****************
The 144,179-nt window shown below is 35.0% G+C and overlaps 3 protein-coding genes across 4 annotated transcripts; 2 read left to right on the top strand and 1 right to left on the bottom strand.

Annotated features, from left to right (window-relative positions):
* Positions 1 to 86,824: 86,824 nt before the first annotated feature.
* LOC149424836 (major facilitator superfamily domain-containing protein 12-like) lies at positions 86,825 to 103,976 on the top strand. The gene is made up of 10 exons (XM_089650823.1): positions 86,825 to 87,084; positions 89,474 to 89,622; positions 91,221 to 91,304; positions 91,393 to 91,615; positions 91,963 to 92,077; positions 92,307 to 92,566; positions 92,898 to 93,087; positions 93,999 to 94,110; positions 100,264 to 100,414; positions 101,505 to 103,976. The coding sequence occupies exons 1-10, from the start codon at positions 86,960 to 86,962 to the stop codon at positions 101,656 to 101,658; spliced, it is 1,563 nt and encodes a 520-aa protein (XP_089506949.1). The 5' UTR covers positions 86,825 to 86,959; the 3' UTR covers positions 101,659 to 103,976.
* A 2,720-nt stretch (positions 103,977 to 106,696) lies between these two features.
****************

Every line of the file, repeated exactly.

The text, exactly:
The 144,179-nt window shown below is 35.0% G+C and overlaps 3 protein-coding genes across 4 annotated transcripts; 2 read left to right on the top strand and 1 right to left on the bottom strand.

Annotated features, from left to right (window-relative positions):
* Positions 1 to 86,824: 86,824 nt before the first annotated feature.
* LOC149424836 (major facilitator superfamily domain-containing protein 12-like) lies at positions 86,825 to 103,976 on the top strand. The gene is made up of 10 exons (XM_089650823.1): positions 86,825 to 87,084; positions 89,474 to 89,622; positions 91,221 to 91,304; positions 91,393 to 91,615; positions 91,963 to 92,077; positions 92,307 to 92,566; positions 92,898 to 93,087; positions 93,999 to 94,110; positions 100,264 to 100,414; positions 101,505 to 103,976. The coding sequence occupies exons 1-10, from the start codon at positions 86,960 to 86,962 to the stop codon at positions 101,656 to 101,658; spliced, it is 1,563 nt and encodes a 520-aa protein (XP_089506949.1). The 5' UTR covers positions 86,825 to 86,959; the 3' UTR covers positions 101,659 to 103,976.
* A 2,720-nt stretch (positions 103,977 to 106,696) lies between these two features.